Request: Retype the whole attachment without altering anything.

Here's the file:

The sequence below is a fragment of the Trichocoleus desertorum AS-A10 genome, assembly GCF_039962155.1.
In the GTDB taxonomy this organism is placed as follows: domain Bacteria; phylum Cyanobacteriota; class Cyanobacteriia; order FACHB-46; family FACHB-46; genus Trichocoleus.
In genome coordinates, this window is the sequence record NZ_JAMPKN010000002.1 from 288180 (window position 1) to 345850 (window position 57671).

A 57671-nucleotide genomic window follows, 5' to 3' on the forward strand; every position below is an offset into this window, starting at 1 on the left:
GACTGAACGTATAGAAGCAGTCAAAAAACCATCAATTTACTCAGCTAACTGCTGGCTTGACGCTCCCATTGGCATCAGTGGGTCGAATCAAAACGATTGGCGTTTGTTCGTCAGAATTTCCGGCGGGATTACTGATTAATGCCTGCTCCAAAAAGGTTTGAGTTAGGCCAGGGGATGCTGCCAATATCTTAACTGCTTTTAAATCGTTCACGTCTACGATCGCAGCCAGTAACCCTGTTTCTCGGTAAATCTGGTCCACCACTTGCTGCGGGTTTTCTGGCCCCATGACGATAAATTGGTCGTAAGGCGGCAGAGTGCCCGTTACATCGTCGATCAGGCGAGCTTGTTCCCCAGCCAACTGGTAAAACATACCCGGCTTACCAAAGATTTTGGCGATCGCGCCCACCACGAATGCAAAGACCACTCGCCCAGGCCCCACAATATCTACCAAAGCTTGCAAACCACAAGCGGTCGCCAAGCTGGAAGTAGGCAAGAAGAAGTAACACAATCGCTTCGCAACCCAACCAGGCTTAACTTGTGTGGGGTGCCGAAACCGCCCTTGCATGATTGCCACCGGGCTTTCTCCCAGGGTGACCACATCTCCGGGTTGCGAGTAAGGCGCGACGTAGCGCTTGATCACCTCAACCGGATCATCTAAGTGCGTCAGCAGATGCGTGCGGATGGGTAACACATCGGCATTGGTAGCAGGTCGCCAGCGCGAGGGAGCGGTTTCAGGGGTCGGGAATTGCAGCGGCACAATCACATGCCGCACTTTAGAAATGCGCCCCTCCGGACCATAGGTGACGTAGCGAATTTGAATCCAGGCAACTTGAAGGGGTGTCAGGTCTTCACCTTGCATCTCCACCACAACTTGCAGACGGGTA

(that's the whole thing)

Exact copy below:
The sequence below is a fragment of the Trichocoleus desertorum AS-A10 genome, assembly GCF_039962155.1.
In the GTDB taxonomy this organism is placed as follows: domain Bacteria; phylum Cyanobacteriota; class Cyanobacteriia; order FACHB-46; family FACHB-46; genus Trichocoleus.
In genome coordinates, this window is the sequence record NZ_JAMPKN010000002.1 from 288180 (window position 1) to 345850 (window position 57671).

A 57671-nucleotide genomic window follows, 5' to 3' on the forward strand; every position below is an offset into this window, starting at 1 on the left:
GACTGAACGTATAGAAGCAGTCAAAAAACCATCAATTTACTCAGCTAACTGCTGGCTTGACGCTCCCATTGGCATCAGTGGGTCGAATCAAAACGATTGGCGTTTGTTCGTCAGAATTTCCGGCGGGATTACTGATTAATGCCTGCTCCAAAAAGGTTTGAGTTAGGCCAGGGGATGCTGCCAATATCTTAACTGCTTTTAAATCGTTCACGTCTACGATCGCAGCCAGTAACCCTGTTTCTCGGTAAATCTGGTCCACCACTTGCTGCGGGTTTTCTGGCCCCATGACGATAAATTGGTCGTAAGGCGGCAGAGTGCCCGTTACATCGTCGATCAGGCGAGCTTGTTCCCCAGCCAACTGGTAAAACATACCCGGCTTACCAAAGATTTTGGCGATCGCGCCCACCACGAATGCAAAGACCACTCGCCCAGGCCCCACAATATCTACCAAAGCTTGCAAACCACAAGCGGTCGCCAAGCTGGAAGTAGGCAAGAAGAAGTAACACAATCGCTTCGCAACCCAACCAGGCTTAACTTGTGTGGGGTGCCGAAACCGCCCTTGCATGATTGCCACCGGGCTTTCTCCCAGGGTGACCACATCTCCGGGTTGCGAGTAAGGCGCGACGTAGCGCTTGATCACCTCAACCGGATCATCTAAGTGCGTCAGCAGATGCGTGCGGATGGGTAACACATCGGCATTGGTAGCAGGTCGCCAGCGCGAGGGAGCGGTTTCAGGGGTCGGGAATTGCAGCGGCACAATCACATGCCGCACTTTAGAAATGCGCCCCTCCGGACCATAGGTGACGTAGCGAATTTGAATCCAGGCAACTTGAAGGGGTGTCAGGTCTTCACCTTGCATCTCCACCACAACTTGCAGACGGGTA